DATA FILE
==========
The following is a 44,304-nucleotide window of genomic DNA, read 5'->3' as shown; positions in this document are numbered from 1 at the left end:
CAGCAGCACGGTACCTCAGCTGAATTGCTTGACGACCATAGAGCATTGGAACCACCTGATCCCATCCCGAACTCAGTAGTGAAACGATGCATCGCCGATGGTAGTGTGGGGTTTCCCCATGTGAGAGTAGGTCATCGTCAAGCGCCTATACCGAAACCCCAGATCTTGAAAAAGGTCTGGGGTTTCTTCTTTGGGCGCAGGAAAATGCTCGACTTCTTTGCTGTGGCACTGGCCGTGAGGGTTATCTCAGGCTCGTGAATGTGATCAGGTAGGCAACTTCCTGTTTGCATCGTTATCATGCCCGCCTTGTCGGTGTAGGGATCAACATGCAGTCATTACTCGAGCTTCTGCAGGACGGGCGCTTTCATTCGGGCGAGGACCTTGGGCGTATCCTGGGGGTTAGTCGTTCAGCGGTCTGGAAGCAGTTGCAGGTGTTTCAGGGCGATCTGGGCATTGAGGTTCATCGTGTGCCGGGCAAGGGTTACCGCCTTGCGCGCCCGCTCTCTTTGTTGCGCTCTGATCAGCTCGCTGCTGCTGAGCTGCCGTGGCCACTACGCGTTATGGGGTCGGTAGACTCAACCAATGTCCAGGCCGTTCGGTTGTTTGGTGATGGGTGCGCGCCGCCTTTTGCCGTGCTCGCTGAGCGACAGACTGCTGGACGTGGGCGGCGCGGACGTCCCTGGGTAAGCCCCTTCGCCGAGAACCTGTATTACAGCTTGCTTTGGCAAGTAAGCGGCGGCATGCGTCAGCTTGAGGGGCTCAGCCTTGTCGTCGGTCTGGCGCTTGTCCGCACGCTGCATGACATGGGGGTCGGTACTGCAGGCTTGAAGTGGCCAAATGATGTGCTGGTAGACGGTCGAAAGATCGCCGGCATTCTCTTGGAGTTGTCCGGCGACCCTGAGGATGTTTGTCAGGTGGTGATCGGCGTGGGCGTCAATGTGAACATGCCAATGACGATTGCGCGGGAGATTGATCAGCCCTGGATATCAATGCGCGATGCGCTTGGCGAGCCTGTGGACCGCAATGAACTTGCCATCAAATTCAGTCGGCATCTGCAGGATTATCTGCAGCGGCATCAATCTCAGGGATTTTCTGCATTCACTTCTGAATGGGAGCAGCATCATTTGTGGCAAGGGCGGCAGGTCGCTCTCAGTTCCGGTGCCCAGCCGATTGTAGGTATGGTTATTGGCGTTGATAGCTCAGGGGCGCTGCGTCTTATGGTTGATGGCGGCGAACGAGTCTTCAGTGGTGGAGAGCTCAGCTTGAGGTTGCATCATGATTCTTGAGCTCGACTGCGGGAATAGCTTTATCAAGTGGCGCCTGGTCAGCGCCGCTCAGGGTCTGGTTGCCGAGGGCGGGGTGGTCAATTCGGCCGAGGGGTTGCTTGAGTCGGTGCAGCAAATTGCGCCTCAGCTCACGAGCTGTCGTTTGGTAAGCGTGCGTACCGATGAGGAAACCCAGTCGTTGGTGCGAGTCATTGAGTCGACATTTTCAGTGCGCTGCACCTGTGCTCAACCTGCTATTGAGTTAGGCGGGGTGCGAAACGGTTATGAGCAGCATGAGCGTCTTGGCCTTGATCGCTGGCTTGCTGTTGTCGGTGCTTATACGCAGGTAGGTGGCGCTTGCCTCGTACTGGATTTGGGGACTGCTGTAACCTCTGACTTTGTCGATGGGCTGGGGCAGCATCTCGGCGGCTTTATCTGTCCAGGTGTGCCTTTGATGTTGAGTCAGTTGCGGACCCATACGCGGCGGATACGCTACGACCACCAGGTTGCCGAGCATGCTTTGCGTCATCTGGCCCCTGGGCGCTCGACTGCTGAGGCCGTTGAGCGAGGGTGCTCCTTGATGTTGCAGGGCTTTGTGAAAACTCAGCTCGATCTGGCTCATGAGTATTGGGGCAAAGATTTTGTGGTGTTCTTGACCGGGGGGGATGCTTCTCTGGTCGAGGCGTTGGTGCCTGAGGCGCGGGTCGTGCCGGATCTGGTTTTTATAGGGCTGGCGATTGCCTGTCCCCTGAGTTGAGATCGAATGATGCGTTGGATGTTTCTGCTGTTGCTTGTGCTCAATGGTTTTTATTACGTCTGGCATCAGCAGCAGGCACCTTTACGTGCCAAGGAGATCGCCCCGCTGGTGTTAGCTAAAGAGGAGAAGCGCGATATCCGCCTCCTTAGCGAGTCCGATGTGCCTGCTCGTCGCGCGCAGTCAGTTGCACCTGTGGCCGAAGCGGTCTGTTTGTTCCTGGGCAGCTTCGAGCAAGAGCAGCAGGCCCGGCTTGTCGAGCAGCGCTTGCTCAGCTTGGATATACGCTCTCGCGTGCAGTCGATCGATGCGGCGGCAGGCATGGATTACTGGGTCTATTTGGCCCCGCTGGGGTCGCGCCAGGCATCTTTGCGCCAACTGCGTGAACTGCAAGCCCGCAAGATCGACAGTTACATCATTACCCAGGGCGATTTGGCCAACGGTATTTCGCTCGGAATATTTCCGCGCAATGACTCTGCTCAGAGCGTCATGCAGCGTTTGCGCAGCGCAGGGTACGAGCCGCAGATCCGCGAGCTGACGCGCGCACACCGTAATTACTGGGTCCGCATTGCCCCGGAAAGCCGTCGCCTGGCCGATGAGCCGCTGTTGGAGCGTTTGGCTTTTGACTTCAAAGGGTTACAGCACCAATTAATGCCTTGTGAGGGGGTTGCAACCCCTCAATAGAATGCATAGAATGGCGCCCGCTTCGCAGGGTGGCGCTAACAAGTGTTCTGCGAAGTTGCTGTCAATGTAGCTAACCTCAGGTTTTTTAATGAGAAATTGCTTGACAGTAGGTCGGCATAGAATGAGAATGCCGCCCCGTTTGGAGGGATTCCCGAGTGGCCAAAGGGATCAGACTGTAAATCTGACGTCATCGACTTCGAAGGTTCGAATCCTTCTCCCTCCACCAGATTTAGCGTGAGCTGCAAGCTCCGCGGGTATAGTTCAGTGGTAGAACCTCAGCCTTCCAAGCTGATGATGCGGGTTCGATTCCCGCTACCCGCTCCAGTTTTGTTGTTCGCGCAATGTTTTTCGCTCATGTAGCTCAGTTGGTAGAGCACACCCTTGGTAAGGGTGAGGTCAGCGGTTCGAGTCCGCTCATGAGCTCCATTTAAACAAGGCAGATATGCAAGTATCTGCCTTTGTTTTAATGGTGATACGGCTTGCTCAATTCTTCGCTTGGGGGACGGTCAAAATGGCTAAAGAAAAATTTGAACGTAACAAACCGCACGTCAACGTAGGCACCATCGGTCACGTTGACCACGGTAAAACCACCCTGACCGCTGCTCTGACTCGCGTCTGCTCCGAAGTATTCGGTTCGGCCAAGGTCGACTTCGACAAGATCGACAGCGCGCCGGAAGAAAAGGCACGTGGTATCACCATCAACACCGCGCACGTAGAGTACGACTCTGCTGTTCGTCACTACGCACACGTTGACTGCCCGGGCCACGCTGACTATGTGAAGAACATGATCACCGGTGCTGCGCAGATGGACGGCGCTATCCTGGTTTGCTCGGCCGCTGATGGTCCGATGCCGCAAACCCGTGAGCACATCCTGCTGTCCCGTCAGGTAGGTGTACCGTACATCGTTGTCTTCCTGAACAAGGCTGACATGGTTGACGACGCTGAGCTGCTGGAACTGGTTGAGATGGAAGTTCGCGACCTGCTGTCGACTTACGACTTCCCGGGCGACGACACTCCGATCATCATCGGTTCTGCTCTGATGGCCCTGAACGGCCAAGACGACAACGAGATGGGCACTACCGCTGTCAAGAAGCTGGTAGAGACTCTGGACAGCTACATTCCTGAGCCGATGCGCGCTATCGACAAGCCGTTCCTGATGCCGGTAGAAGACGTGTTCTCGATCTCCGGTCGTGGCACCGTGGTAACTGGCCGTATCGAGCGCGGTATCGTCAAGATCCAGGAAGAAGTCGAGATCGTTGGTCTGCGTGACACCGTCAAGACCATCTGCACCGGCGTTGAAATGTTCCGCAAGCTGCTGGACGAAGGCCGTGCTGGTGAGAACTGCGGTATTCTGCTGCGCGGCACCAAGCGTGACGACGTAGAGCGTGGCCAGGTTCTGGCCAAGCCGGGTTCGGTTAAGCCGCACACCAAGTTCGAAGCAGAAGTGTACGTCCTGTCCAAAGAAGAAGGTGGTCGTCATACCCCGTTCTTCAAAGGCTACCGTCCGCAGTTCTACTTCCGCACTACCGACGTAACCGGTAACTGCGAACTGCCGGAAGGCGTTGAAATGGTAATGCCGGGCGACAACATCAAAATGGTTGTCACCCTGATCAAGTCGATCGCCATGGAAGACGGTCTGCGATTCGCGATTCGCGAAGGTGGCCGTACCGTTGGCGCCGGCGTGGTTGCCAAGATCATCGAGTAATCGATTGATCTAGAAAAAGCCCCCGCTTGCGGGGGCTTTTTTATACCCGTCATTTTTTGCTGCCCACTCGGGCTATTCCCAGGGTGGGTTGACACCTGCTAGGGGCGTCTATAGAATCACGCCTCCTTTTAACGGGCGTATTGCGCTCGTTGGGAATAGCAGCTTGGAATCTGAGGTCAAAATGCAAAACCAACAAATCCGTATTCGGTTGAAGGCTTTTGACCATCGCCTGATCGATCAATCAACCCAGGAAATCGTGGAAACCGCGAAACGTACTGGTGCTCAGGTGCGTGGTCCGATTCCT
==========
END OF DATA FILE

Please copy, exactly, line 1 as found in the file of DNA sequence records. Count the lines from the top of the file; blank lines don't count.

The following is a 44,304-nucleotide window of genomic DNA, read 5'->3' as shown; positions in this document are numbered from 1 at the left end: